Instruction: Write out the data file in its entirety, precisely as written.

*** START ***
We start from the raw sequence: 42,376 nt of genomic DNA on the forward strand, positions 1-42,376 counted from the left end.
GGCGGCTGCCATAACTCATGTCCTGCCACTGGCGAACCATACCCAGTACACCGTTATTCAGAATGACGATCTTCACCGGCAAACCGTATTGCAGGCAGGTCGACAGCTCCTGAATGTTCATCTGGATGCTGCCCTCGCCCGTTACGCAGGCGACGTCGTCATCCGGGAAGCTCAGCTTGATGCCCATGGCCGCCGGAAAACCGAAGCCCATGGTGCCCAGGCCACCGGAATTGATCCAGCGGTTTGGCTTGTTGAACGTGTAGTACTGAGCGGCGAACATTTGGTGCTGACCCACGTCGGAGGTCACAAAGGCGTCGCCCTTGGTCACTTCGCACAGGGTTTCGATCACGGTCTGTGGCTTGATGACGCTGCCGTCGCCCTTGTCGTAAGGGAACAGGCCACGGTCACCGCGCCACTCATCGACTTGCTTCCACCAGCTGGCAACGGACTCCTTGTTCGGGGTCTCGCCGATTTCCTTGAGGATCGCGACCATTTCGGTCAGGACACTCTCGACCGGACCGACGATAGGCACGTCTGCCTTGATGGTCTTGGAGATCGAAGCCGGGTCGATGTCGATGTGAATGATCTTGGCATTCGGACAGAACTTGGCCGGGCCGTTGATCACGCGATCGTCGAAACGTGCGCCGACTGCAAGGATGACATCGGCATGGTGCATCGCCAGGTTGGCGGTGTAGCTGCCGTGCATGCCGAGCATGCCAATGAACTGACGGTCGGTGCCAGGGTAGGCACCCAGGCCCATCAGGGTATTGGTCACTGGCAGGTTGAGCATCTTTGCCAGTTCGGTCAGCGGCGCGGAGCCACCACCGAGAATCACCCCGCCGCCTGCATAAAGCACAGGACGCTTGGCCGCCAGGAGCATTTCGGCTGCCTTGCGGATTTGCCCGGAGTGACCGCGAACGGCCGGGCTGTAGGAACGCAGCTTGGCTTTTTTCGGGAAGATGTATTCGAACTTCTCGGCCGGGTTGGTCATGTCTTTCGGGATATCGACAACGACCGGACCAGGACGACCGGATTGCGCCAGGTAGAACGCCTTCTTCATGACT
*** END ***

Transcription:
We start from the raw sequence: 42,376 nt of genomic DNA on the forward strand, positions 1-42,376 counted from the left end.
GGCGGCTGCCATAACTCATGTCCTGCCACTGGCGAACCATACCCAGTACACCGTTATTCAGAATGACGATCTTCACCGGCAAACCGTATTGCAGGCAGGTCGACAGCTCCTGAATGTTCATCTGGATGCTGCCCTCGCCCGTTACGCAGGCGACGTCGTCATCCGGGAAGCTCAGCTTGATGCCCATGGCCGCCGGAAAACCGAAGCCCATGGTGCCCAGGCCACCGGAATTGATCCAGCGGTTTGGCTTGTTGAACGTGTAGTACTGAGCGGCGAACATTTGGTGCTGACCCACGTCGGAGGTCACAAAGGCGTCGCCCTTGGTCACTTCGCACAGGGTTTCGATCACGGTCTGTGGCTTGATGACGCTGCCGTCGCCCTTGTCGTAAGGGAACAGGCCACGGTCACCGCGCCACTCATCGACTTGCTTCCACCAGCTGGCAACGGACTCCTTGTTCGGGGTCTCGCCGATTTCCTTGAGGATCGCGACCATTTCGGTCAGGACACTCTCGACCGGACCGACGATAGGCACGTCTGCCTTGATGGTCTTGGAGATCGAAGCCGGGTCGATGTCGATGTGAATGATCTTGGCATTCGGACAGAACTTGGCCGGGCCGTTGATCACGCGATCGTCGAAACGTGCGCCGACTGCAAGGATGACATCGGCATGGTGCATCGCCAGGTTGGCGGTGTAGCTGCCGTGCATGCCGAGCATGCCAATGAACTGACGGTCGGTGCCAGGGTAGGCACCCAGGCCCATCAGGGTATTGGTCACTGGCAGGTTGAGCATCTTTGCCAGTTCGGTCAGCGGCGCGGAGCCACCACCGAGAATCACCCCGCCGCCTGCATAAAGCACAGGACGCTTGGCCGCCAGGAGCATTTCGGCTGCCTTGCGGATTTGCCCGGAGTGACCGCGAACGGCCGGGCTGTAGGAACGCAGCTTGGCTTTTTTCGGGAAGATGTATTCGAACTTCTCGGCCGGGTTGGTCATGTCTTTCGGGATATCGACAACGACCGGACCAGGACGACCGGATTGCGCCAGGTAGAACGCCTTCTTCATGACT